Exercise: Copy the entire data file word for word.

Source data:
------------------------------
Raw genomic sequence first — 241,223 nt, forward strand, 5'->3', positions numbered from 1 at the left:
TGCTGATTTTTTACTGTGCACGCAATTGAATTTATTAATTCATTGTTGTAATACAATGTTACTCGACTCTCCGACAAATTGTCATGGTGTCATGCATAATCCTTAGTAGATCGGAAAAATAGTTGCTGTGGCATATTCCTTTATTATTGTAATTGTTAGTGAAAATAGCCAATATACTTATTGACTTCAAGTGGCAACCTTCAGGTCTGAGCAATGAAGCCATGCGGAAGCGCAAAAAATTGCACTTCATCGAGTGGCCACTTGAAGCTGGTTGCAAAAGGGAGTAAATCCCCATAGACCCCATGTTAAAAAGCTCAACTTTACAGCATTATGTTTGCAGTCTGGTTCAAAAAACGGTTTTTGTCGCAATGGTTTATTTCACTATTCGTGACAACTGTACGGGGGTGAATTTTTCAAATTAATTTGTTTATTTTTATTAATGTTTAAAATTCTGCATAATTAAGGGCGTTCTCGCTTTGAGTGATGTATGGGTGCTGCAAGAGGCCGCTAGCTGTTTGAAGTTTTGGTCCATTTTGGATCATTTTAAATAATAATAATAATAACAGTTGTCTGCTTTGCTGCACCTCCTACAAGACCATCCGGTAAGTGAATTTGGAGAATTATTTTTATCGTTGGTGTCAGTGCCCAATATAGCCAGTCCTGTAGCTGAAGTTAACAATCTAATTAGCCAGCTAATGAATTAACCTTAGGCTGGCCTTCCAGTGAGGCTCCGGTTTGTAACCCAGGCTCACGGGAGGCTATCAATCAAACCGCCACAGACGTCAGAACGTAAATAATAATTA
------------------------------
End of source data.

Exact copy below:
Raw genomic sequence first — 241,223 nt, forward strand, 5'->3', positions numbered from 1 at the left:
TGCTGATTTTTTACTGTGCACGCAATTGAATTTATTAATTCATTGTTGTAATACAATGTTACTCGACTCTCCGACAAATTGTCATGGTGTCATGCATAATCCTTAGTAGATCGGAAAAATAGTTGCTGTGGCATATTCCTTTATTATTGTAATTGTTAGTGAAAATAGCCAATATACTTATTGACTTCAAGTGGCAACCTTCAGGTCTGAGCAATGAAGCCATGCGGAAGCGCAAAAAATTGCACTTCATCGAGTGGCCACTTGAAGCTGGTTGCAAAAGGGAGTAAATCCCCATAGACCCCATGTTAAAAAGCTCAACTTTACAGCATTATGTTTGCAGTCTGGTTCAAAAAACGGTTTTTGTCGCAATGGTTTATTTCACTATTCGTGACAACTGTACGGGGGTGAATTTTTCAAATTAATTTGTTTATTTTTATTAATGTTTAAAATTCTGCATAATTAAGGGCGTTCTCGCTTTGAGTGATGTATGGGTGCTGCAAGAGGCCGCTAGCTGTTTGAAGTTTTGGTCCATTTTGGATCATTTTAAATAATAATAATAATAACAGTTGTCTGCTTTGCTGCACCTCCTACAAGACCATCCGGTAAGTGAATTTGGAGAATTATTTTTATCGTTGGTGTCAGTGCCCAATATAGCCAGTCCTGTAGCTGAAGTTAACAATCTAATTAGCCAGCTAATGAATTAACCTTAGGCTGGCCTTCCAGTGAGGCTCCGGTTTGTAACCCAGGCTCACGGGAGGCTATCAATCAAACCGCCACAGACGTCAGAACGTAAATAATAATTA